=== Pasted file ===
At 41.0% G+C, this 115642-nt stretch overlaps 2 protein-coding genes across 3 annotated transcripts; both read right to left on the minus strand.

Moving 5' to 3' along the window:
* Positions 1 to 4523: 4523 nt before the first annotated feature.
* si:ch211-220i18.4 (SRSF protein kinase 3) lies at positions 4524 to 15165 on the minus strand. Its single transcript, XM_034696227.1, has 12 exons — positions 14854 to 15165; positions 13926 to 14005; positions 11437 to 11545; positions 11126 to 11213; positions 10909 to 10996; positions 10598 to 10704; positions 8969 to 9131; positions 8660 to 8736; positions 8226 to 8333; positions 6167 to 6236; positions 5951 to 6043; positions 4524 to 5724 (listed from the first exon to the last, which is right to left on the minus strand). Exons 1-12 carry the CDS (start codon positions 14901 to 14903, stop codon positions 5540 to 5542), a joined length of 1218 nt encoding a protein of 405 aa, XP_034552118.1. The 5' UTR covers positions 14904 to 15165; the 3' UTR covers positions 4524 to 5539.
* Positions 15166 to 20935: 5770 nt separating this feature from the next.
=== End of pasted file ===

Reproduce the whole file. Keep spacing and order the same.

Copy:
At 41.0% G+C, this 115642-nt stretch overlaps 2 protein-coding genes across 3 annotated transcripts; both read right to left on the minus strand.

Moving 5' to 3' along the window:
* Positions 1 to 4523: 4523 nt before the first annotated feature.
* si:ch211-220i18.4 (SRSF protein kinase 3) lies at positions 4524 to 15165 on the minus strand. Its single transcript, XM_034696227.1, has 12 exons — positions 14854 to 15165; positions 13926 to 14005; positions 11437 to 11545; positions 11126 to 11213; positions 10909 to 10996; positions 10598 to 10704; positions 8969 to 9131; positions 8660 to 8736; positions 8226 to 8333; positions 6167 to 6236; positions 5951 to 6043; positions 4524 to 5724 (listed from the first exon to the last, which is right to left on the minus strand). Exons 1-12 carry the CDS (start codon positions 14901 to 14903, stop codon positions 5540 to 5542), a joined length of 1218 nt encoding a protein of 405 aa, XP_034552118.1. The 5' UTR covers positions 14904 to 15165; the 3' UTR covers positions 4524 to 5539.
* Positions 15166 to 20935: 5770 nt separating this feature from the next.